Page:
Lion City's roar turns into a miaow

Singapore's central bank signals monetary policy easing as the country becomes the first in Asia to fall into recession.
Singapore has fallen into its first recession since 2002 based on third quarter GDP data released on Friday, prompting the central bank to signal a loosening in monetary policy for the first time in five years.

The countryÆs central bank, the Monetary Authority of Singapore (MAS), which uses the exchange rate rather than interest rates as its policy tool, said in a statement that it was shifting to a "zero-percent appreciation" stance in the currencyÆs nominal effective exchange rate (NEER), in order to support the economy.

MAS, with about $170 billion of reserves, manages the Singapore dollar against an undisclosed trade-weighted basket of currencies. It last reined in appreciation in 2003 when the spread of the severe acute respiratory syndrome (Sars) virus brought the economy to a virtual halt.

The MAS will retain the band in which the currency is allowed to trade and said it will intervene to reduce "excessive volatility", according to the central bank's semi-annual policy review statement issued on Friday. By announcing that it is no longer going to allow the currency to appreciate, the MAS implied that a period of monetary tightening has finished.

Central banks around the world have been loosening monetary policy and cutting interest rates as the worsening global credit crisis threatens the global economy. The US Federal Reserve, the European Central Bank and four other central banks lowered interest rates on October 8 in a coordinated move that was followed in Asia by China, Taiwan and South Korea. Australia cut its key rate by one percentage point on the previous day, while Hong Kong reduced its benchmark rate by one percentage point before the concerted move and by another 0.5 percentage point the following day.

ôAgainst the backdrop of a weakening external economic environment and continuing stresses in global financial markets, the growth of the Singapore economy is expected to remain below potential in the period ahead,ö said the central bank.

Singapore has become the first Asian country to fall into a recession since the current financial crisis started. But it is also the first country in the region to report quarterly gross domestic output data for the third quarter, and its heavy dependence on trade û non-oil exports make up about 70% of the economy û means that it is likely to be a good indicator of the effect of the crisis on other export-dependent Asian countries.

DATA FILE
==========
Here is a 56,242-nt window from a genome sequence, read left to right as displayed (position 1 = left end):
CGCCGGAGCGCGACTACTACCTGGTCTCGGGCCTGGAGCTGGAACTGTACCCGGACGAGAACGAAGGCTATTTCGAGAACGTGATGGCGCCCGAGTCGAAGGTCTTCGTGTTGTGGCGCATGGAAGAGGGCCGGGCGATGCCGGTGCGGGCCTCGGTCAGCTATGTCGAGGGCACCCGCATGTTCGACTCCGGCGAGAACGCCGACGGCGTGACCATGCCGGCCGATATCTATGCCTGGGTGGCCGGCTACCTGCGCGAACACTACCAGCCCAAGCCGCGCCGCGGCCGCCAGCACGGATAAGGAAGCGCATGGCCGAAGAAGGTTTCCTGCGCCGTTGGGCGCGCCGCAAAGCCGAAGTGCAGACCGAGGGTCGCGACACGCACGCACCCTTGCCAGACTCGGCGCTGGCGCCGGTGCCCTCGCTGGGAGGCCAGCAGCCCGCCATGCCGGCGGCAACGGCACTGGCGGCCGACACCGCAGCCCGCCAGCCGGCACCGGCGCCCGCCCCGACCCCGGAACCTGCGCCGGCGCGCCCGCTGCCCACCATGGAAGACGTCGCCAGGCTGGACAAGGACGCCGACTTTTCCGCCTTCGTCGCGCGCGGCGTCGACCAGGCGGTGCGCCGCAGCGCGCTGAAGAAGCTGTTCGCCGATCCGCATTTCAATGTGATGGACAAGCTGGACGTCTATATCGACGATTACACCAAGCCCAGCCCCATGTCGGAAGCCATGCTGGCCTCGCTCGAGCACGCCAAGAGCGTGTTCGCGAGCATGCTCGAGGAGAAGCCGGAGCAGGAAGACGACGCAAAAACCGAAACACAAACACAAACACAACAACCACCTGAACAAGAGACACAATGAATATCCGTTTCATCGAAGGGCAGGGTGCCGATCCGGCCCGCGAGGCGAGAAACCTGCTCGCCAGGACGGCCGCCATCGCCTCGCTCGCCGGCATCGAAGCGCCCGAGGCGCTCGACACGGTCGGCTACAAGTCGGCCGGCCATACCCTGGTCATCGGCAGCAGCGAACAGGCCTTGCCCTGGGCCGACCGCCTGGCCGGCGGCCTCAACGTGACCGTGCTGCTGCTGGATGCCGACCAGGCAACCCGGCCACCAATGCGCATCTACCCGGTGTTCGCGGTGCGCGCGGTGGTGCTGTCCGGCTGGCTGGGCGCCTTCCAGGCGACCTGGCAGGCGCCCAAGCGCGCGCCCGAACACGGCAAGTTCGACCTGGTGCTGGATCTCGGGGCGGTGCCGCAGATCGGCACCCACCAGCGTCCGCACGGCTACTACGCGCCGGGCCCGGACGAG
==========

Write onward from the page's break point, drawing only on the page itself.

Gross domestic product contracted an annualised 6.3% in the third quarter from the previous three months (a year-on-year fall of 0.5%), after declining a revised 5.7% between April and June, according to an advance estimate from the Ministry of Trade and Industry. A recession is technically defined as two consecutive quarters of negative growth.

There was a broad-based slowdown in all major sectors with the contraction in manufacturing being the most severe, according to economists at Goldman Sachs. Manufacturing shrank 11.5% year-on-year while growth in construction halved from 19.8% year-on-year in the second quarter of 2008 to 7.8% in the third quarter. The services sector also grew at a slower pace of 6.1% year-on-year. Further downside in services is likely as domestic loan growth slows in tandem with trends in the property market, says the US bank.

SingaporeÆs trade ministry said the city-state's economy will grow by about 3% in 2008 from a year earlier, slower than a previous estimate of 4.5%-5%. That would be the weakest pace in seven years. Growth has stalled as a slump in export demand has forced factories to cut production, while the number of tourist visitors has declined and a property bubble has burst. The ministry expects exports to decline as much as 4% this year.

Economists at RBS Asia estimate a slightly weaker overall GDP growth figure of 2.8% and forecasts 2009 growth to average 2.8% with risks to the downside. Singapore, a $165 billion economy that is a centre for both Asian financial services and electronics manufacturing, faces a worsening slowdown as the global credit crisis spreads.

The MASÆs new policy marks a reversal of its position six months ago when it urged faster exchange-rate appreciation to curb rising prices. But inflation, which reached a 26-year high earlier this year has peaked, the central bank said, and consumer prices will increase between 6% and 7% this year and by just 2.5%-3.5% in 2009. The policy focus has now shifted from controlling inflation to promoting growth.

RBS Asia believes that this is not a one-off or a short-sighted move. ôKeeping a narrow trading band in the current tumultuous environment may not be a bad policy choice so as to retain control of the marketö, it says.

Goldman Sachs had thought that the MAS was likely to ease policy by reducing the pace of the Singapore dollar NEER appreciation from the 2.75% per year that it had previously estimated due to the deteriorating growth outlook. However, the US bank had thought that it might hold back from shifting to an outright neutral stance due to concerns about inflation.

But Goldman Sachs now believes that ôthe policy stance has undoubtedly shifted to an easing bias and further easing moves such as a downward re-centering of the band are possible, as we expect the Singapore dollar NEER to trade to the bottom of the band as we approach the next scheduled meeting [of the central bank] in April 2009ö.
¬ Haymarket Media Limited. All rights reserved.

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